How to Create Custom Calculations for an Excel Pivot Table
Excel pivot tables provide a feature called Custom Calculations. Custom Calculations enable you to add many semi-standard calculations to a pivot table. By using Custom Calculations, for example, you can calculate the difference between two pivot table cells, percentages, and percentage differences.
This pivot table shows coffee product sales by month for the imaginary business that you own and operate. Suppose, however, that you want to add a calculated value to this pivot table that shows the difference between two months’ sales. You may do this so that you easily see large changes between two months’ sales. Perhaps this data can help you identify new problems or important opportunities.
To add a custom calculation to a pivot table, you need to complete two tasks: You need to add another standard calculation to the pivot table, and you need to then customize that standard calculation to show one of the custom calculations listed in Table 5-1.
|Normal||You don’t want a custom calculation.|
|Difference From||This is the difference between two pivot table cell values; for
example, the difference between this month’s and last month’s
|% of||This is the percentage that a pivot table cell value represents
compared with a base value.
|% Difference From||This is the percentage difference between two pivot table cell
values; for example, the percentage difference between this
month’s and last month’s value.
|Running Total In||This shows cumulative or running totals of pivot table cell
values; for example, cumulative year-to-date sales or
|% of Row||This is the percent that a pivot table cell value represents
compared with the total of the row values.
|% of Column||This is the percent that a pivot table cell value represents
compared with the total of the column values.
|% of Total||This is the pivot table cell value as a percent of the grand
|Index||Kind of complicated, dude. The index custom calculation uses
this formula: ((cell value) x (grand total of grand totals)) /
((grand total row) x (grand total column)).
To add a second standard calculation to the pivot table, add a second data item. For example, if you want to calculate the difference in sales from one month to another, you need to drag a second sales data item from the field list to the pivot table.
After you add a second standard calculation to the pivot table, you must customize it by telling Excel that you want to turn the standard calculation into a custom calculation. To do so, follow these steps:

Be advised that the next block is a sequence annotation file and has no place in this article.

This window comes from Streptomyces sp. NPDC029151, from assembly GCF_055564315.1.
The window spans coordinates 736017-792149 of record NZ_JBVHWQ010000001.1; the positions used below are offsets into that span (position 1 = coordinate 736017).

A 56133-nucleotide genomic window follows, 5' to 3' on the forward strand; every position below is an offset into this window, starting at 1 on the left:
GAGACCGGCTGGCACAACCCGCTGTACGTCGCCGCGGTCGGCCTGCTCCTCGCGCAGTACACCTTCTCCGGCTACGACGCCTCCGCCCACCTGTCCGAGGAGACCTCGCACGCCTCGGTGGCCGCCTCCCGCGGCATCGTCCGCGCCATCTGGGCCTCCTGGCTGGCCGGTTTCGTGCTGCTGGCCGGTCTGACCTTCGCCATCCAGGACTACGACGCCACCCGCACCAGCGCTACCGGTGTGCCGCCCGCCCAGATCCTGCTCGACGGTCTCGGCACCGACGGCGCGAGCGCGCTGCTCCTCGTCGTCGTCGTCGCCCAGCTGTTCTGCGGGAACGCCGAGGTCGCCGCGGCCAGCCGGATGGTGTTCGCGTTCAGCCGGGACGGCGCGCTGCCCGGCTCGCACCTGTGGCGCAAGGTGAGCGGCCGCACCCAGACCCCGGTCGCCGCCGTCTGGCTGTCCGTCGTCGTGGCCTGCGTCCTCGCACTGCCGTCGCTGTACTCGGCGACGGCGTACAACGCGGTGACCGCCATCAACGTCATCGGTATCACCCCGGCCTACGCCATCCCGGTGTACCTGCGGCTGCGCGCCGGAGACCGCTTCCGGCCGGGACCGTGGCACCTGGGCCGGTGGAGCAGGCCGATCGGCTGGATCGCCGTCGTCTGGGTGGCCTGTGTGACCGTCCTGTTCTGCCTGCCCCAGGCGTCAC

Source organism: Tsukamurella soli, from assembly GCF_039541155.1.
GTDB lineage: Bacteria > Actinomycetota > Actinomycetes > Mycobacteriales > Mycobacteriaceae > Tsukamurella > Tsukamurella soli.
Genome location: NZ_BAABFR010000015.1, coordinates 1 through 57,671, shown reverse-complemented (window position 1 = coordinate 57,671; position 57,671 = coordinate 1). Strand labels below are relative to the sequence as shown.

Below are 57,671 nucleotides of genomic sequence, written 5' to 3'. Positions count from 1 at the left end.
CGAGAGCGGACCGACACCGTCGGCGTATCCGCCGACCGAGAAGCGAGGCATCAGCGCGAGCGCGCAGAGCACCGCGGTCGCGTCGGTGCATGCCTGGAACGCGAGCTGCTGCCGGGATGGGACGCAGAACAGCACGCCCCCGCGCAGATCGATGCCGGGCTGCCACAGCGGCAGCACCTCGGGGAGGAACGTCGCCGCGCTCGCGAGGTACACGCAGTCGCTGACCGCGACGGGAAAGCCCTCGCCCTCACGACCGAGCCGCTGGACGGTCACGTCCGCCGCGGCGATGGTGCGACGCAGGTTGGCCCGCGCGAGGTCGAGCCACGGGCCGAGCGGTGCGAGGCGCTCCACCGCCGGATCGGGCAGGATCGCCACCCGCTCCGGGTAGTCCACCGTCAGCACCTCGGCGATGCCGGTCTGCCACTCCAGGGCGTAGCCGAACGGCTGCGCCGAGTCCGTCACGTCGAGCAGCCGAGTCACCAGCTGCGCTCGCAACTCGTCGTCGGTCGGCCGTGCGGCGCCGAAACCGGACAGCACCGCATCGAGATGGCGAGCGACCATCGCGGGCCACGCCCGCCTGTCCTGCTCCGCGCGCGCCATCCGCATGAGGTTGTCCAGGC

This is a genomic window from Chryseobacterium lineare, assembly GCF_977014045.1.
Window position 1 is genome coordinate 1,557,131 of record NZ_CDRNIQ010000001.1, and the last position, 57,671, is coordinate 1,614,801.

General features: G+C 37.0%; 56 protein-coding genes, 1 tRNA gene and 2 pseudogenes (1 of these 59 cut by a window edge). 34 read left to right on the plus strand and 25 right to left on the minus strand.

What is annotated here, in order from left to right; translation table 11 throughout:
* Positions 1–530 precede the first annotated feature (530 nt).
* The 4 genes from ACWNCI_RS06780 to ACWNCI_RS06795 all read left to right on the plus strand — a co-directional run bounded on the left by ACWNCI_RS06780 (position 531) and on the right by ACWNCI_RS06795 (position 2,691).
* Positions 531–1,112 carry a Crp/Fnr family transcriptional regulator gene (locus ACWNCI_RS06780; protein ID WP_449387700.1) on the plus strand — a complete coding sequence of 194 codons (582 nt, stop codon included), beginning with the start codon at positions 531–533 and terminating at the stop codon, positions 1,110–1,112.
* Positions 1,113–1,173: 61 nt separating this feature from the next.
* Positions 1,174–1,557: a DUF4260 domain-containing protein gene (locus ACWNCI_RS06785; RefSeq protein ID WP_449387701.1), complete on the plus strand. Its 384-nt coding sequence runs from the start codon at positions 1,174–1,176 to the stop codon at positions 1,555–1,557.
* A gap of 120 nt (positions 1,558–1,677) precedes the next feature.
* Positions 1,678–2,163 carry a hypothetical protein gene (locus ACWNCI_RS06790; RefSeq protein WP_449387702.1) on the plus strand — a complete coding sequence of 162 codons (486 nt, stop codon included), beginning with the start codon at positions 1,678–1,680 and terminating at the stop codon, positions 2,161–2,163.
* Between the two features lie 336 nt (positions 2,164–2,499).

Click the new standard calculation field from the ” Values box, and then choose Value Field Settings from the shortcut menu that appears.
When Excel displays the Value Field Settings dialog box, click the Show Values As tab.
The Show Values As tab provides three additional boxes: Show Values As, Base Field, and Base Item.
The Base Field and Base Item list box options that Excel offers depend on which type of custom calculation you’re making.
Select a custom calculation by clicking the down-arrow at the right side of the Show Values As list box and then selecting one of the custom calculations available in that drop-down list.
For example, to calculate the difference between two pivot table cells, select the Difference From entry. Refer to Table 5-1 for explanation of the possible choices.
Instruct Excel about how to make the custom calculation.
After you choose the custom calculation that you want Excel to make in the pivot table, you make choices from the Base Field and Base Item list boxes to specify how Excel should make the calculation. For example, to calculate the difference in sales between the current month and the previous month, select Month from the Base Field list box and Previous from the Base Item list box.
Appropriately name the new custom calculation in the Custom Name text box of the Data Field Settings dialog box.
For example, to calculate the change between two pivot table cells and the cells supply monthly sales, you may name the custom calculation Change in Sales from Previous Month. Or, more likely, you may name the custom calculation Mthly Change.
Excel adds the new custom calculation to your pivot table.